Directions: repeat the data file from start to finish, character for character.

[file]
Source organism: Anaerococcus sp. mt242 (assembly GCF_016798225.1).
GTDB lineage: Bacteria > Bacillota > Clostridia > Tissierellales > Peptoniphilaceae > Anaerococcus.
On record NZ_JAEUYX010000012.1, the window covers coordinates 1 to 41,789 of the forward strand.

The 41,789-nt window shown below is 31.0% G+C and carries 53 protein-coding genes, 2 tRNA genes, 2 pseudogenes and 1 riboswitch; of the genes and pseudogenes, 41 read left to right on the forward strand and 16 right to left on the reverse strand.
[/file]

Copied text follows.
Source organism: Anaerococcus sp. mt242 (assembly GCF_016798225.1).
GTDB lineage: Bacteria > Bacillota > Clostridia > Tissierellales > Peptoniphilaceae > Anaerococcus.
On record NZ_JAEUYX010000012.1, the window covers coordinates 1 to 41,789 of the forward strand.

The 41,789-nt window shown below is 31.0% G+C and carries 53 protein-coding genes, 2 tRNA genes, 2 pseudogenes and 1 riboswitch; of the genes and pseudogenes, 41 read left to right on the forward strand and 16 right to left on the reverse strand.